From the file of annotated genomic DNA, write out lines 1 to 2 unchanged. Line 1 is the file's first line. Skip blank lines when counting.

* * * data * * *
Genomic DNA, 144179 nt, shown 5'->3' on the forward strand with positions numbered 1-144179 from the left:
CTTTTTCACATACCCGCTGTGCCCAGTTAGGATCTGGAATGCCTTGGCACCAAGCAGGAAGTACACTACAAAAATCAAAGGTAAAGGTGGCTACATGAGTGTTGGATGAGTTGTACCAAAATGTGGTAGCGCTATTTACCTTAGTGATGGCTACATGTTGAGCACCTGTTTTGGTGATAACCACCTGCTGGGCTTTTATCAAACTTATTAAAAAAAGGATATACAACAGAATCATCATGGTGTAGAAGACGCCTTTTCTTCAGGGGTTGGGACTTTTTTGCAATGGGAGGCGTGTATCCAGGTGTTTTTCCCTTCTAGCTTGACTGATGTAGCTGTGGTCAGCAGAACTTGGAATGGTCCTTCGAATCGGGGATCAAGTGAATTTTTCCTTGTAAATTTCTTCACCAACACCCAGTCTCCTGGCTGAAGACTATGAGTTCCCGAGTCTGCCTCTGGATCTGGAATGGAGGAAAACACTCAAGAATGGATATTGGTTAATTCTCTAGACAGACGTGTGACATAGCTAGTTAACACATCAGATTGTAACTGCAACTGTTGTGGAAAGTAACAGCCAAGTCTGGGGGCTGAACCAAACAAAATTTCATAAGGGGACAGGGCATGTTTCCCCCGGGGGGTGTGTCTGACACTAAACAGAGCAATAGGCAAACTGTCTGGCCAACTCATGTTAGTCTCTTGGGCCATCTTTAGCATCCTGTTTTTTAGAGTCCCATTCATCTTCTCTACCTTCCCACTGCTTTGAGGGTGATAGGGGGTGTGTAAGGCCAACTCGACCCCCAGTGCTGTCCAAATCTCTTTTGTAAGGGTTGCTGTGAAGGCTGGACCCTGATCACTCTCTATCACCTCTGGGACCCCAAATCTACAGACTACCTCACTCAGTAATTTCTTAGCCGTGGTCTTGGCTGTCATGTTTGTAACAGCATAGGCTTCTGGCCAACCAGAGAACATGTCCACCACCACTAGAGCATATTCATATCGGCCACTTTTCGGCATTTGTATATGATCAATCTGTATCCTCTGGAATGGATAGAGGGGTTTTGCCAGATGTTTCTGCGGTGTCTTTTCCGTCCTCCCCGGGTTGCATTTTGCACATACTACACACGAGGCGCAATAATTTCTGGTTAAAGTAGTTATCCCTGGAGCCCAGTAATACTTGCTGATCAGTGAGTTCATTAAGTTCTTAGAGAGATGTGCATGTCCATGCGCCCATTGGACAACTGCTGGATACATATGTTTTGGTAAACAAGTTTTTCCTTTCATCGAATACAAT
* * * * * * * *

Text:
Genomic DNA, 144179 nt, shown 5'->3' on the forward strand with positions numbered 1-144179 from the left:
CTTTTTCACATACCCGCTGTGCCCAGTTAGGATCTGGAATGCCTTGGCACCAAGCAGGAAGTACACTACAAAAATCAAAGGTAAAGGTGGCTACATGAGTGTTGGATGAGTTGTACCAAAATGTGGTAGCGCTATTTACCTTAGTGATGGCTACATGTTGAGCACCTGTTTTGGTGATAACCACCTGCTGGGCTTTTATCAAACTTATTAAAAAAAGGATATACAACAGAATCATCATGGTGTAGAAGACGCCTTTTCTTCAGGGGTTGGGACTTTTTTGCAATGGGAGGCGTGTATCCAGGTGTTTTTCCCTTCTAGCTTGACTGATGTAGCTGTGGTCAGCAGAACTTGGAATGGTCCTTCGAATCGGGGATCAAGTGAATTTTTCCTTGTAAATTTCTTCACCAACACCCAGTCTCCTGGCTGAAGACTATGAGTTCCCGAGTCTGCCTCTGGATCTGGAATGGAGGAAAACACTCAAGAATGGATATTGGTTAATTCTCTAGACAGACGTGTGACATAGCTAGTTAACACATCAGATTGTAACTGCAACTGTTGTGGAAAGTAACAGCCAAGTCTGGGGGCTGAACCAAACAAAATTTCATAAGGGGACAGGGCATGTTTCCCCCGGGGGGTGTGTCTGACACTAAACAGAGCAATAGGCAAACTGTCTGGCCAACTCATGTTAGTCTCTTGGGCCATCTTTAGCATCCTGTTTTTTAGAGTCCCATTCATCTTCTCTACCTTCCCACTGCTTTGAGGGTGATAGGGGGTGTGTAAGGCCAACTCGACCCCCAGTGCTGTCCAAATCTCTTTTGTAAGGGTTGCTGTGAAGGCTGGACCCTGATCACTCTCTATCACCTCTGGGACCCCAAATCTACAGACTACCTCACTCAGTAATTTCTTAGCCGTGGTCTTGGCTGTCATGTTTGTAACAGCATAGGCTTCTGGCCAACCAGAGAACATGTCCACCACCACTAGAGCATATTCATATCGGCCACTTTTCGGCATTTGTATATGATCAATCTGTATCCTCTGGAATGGATAGAGGGGTTTTGCCAGATGTTTCTGCGGTGTCTTTTCCGTCCTCCCCGGGTTGCATTTTGCACATACTACACACGAGGCGCAATAATTTCTGGTTAAAGTAGTTATCCCTGGAGCCCAGTAATACTTGCTGATCAGTGAGTTCATTAAGTTCTTAGAGAGATGTGCATGTCCATGCGCCCATTGGACAACTGCTGGATACATATGTTTTGGTAAACAAGTTTTTCCTTTCATCGAATACAAT